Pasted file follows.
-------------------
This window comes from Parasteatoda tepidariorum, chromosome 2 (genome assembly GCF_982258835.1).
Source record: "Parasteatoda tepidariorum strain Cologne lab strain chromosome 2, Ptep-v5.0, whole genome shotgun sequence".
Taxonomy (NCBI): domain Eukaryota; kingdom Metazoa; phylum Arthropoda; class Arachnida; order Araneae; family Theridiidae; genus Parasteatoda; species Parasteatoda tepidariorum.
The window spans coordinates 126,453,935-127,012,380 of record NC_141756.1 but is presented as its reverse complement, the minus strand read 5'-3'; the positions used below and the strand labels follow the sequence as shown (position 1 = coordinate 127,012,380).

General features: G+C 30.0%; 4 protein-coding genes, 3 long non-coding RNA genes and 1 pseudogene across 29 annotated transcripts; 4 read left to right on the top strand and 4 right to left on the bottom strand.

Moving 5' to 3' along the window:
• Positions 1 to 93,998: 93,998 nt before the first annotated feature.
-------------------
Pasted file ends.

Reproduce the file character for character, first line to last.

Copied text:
This window comes from Parasteatoda tepidariorum, chromosome 2 (genome assembly GCF_982258835.1).
Source record: "Parasteatoda tepidariorum strain Cologne lab strain chromosome 2, Ptep-v5.0, whole genome shotgun sequence".
Taxonomy (NCBI): domain Eukaryota; kingdom Metazoa; phylum Arthropoda; class Arachnida; order Araneae; family Theridiidae; genus Parasteatoda; species Parasteatoda tepidariorum.
The window spans coordinates 126,453,935-127,012,380 of record NC_141756.1 but is presented as its reverse complement, the minus strand read 5'-3'; the positions used below and the strand labels follow the sequence as shown (position 1 = coordinate 127,012,380).

General features: G+C 30.0%; 4 protein-coding genes, 3 long non-coding RNA genes and 1 pseudogene across 29 annotated transcripts; 4 read left to right on the top strand and 4 right to left on the bottom strand.

Moving 5' to 3' along the window:
• Positions 1 to 93,998: 93,998 nt before the first annotated feature.